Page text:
How getting moving can help beat coronavirus stress
For many people, high stress levels are an inevitable outcome of the coronavirus crisis.
But research shows that regular heart-rate-increasing physical activity can improve mental well-being. Find out why and read our 5 quick tips on how to get started with your exercise routine.
Understanding the stress response
To understand how doing something physical can affect your mental wellbeing, first you need to understand the stress response. This is a natural response to a situation that you find challenging or threatening. It is a vital function that enables quick reactions in response to challenges.
So why is stress useful?
During stress, the hormones adrenaline, noradrenaline and cortisol are released from the adrenal glands into the blood circulation. These increase alertness and endurance and lower your pain threshold. The immune system is temporarily strengthened under stress because cortisol is protective and anti-inflammatory. You also have access to extra energy to be able to perform better for a short period of time. Put simply, the body is set to survive. Thanks to stress response, humans have been able to survive as a species.
But prolonged stress can damage your health
After a period of challenge or stress, your body and mind need to recover. Prolonged exposure to cortisol and stress without recovery depletes the body's need for variation between activity and rest, and can be associated with many lifestyle-related illnesses. The risk of insomnia, anxiety and depression increase, while prolonged stress can lead to fatigue.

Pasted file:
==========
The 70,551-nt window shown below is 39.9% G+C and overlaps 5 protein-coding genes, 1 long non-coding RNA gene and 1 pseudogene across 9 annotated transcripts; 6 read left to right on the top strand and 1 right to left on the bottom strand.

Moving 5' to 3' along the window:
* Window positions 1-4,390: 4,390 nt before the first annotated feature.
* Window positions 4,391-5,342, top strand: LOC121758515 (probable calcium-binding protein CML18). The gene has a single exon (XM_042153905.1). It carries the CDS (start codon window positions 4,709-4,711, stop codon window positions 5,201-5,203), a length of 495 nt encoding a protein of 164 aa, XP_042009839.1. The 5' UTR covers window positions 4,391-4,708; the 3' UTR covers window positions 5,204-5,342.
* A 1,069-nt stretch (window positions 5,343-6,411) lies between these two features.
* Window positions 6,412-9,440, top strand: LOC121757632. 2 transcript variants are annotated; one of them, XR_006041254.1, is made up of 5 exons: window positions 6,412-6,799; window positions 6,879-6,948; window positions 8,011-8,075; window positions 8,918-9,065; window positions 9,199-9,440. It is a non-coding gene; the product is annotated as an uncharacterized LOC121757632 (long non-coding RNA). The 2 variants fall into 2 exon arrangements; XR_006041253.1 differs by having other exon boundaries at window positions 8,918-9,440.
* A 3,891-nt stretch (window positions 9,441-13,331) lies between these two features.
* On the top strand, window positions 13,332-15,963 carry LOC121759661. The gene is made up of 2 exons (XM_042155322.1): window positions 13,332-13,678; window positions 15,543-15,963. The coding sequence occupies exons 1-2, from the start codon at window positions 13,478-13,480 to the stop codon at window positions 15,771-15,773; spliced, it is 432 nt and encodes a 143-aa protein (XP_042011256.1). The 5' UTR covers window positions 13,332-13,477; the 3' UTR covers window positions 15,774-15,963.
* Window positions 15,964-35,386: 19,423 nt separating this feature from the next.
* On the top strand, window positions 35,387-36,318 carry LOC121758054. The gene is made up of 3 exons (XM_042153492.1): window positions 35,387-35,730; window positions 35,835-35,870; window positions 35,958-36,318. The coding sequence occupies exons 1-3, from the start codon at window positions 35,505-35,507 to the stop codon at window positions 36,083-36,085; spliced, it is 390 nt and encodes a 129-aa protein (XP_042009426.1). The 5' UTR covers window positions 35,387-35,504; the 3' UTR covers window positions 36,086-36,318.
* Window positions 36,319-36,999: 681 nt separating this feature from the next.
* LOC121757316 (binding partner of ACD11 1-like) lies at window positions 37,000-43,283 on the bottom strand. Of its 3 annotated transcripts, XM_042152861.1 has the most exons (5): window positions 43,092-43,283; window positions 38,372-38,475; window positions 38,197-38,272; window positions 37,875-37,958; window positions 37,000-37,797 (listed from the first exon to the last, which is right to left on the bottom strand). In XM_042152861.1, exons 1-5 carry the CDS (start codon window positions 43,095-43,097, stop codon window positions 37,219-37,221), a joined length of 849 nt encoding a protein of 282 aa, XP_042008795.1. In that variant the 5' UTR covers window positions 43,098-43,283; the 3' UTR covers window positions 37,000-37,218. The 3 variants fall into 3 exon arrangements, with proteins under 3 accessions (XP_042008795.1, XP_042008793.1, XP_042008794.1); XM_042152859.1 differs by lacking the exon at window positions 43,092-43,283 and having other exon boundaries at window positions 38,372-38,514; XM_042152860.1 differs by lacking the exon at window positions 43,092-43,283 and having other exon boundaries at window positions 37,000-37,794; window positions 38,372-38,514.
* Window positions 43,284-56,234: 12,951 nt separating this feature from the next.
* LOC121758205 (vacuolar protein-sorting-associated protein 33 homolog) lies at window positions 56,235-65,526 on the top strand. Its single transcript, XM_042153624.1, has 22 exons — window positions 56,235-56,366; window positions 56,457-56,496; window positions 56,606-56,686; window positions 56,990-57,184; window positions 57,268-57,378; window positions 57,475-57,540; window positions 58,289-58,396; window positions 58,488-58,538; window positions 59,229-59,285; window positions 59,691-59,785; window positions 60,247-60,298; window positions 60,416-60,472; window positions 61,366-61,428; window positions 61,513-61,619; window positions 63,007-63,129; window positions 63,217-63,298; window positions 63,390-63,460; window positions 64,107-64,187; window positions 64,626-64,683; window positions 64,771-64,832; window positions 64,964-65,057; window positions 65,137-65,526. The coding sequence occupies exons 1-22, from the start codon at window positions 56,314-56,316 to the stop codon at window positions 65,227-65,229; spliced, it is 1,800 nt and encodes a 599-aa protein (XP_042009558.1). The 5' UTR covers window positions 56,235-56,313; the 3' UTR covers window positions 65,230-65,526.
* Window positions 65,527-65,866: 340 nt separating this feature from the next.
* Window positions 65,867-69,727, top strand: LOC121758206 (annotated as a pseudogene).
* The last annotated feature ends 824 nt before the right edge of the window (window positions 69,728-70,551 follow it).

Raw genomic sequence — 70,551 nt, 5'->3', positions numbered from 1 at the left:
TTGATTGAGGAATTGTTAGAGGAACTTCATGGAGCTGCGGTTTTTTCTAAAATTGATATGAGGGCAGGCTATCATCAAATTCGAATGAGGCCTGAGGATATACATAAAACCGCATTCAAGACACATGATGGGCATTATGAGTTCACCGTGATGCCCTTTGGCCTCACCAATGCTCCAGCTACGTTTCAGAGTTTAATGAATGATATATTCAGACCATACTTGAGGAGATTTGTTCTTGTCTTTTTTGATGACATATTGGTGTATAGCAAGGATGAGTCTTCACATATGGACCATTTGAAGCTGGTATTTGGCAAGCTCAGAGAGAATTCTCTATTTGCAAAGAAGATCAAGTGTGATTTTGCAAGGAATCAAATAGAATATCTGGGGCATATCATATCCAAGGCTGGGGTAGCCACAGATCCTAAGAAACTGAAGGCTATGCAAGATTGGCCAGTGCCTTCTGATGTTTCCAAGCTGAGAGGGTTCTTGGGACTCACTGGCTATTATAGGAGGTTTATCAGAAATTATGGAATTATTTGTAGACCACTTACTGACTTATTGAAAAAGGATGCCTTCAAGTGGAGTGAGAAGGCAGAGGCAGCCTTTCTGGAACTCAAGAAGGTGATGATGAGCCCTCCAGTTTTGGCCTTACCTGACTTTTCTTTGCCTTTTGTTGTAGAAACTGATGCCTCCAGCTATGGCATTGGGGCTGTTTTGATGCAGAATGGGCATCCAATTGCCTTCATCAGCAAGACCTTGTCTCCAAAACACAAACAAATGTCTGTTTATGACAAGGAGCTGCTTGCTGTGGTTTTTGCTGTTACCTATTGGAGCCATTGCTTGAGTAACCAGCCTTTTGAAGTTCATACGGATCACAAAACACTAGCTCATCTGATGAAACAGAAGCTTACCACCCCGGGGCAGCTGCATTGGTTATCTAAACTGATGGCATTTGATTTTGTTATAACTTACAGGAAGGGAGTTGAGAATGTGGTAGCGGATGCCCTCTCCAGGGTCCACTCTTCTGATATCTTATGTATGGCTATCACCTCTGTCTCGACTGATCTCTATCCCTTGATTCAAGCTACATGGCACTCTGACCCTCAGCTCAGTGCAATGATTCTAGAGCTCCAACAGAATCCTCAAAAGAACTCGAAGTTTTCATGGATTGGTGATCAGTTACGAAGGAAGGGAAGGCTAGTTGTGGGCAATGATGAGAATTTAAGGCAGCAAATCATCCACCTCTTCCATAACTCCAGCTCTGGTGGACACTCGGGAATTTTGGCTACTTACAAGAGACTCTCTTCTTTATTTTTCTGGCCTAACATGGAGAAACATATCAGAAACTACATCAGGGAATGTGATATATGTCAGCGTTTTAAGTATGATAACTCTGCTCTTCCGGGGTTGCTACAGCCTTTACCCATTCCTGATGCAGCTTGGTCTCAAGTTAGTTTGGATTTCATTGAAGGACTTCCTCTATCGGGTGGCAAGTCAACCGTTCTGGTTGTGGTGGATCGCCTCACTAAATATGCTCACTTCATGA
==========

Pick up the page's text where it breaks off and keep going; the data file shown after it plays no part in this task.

Can physical activity treat stress?
Yes. Research shows that the body becomes better at handling stress hormones following physical activity such as cardio training. It shows that exercise counteracts stress both while you are active and also for a period of time afterwards. It also means you will be able to recover faster and future challenging situations will not be as hard.
*“You just need to raise your heart rate with physical activity for 50 minutes three times a week to get positive changes in the brain and nervous system." Reviewed by: Dr Hemal Shah, Livi
Plus, physical activity has lot of other benefits
- The ability to concentrate increases
- Memory is strengthened
- Creativity improves
- The immune system is strengthened
- The impact of anxiety is reduced
5 steps to starting a regular exercise routine
- Start slowly – 10 minutes lighter exercise each day is better than no exercise at all. Increase time, distance and intensity gradually.
- Choose exercise that’s fun – it can motivate you to keep going. Try different types of exercise because they have different health benefits.
- Keep a training diary – it shows your development and motivates continuity.
- Keep your workouts regular – and make sure they increase your heart rate! Research recommends 50 minutes, three times a week. The more intense the workout the better, but start at your own level and increase over time.
- Be patient and stick with it. Positive changes can be noticed immediately, but the long-term benefits require several months of regular training.
The more activity you do, the better the body gets at managing cortisol and cortisol levels go down faster when the activity is over. When other stressful situations arise, the impact from cortisol on your body won’t be as great. Exercising makes the most of the body's incredible ability to adapt – the more you do it, the better you will adapt to life’s challenges.
Reviewed by: Dr Hemal Shah, Lead GP, Livi
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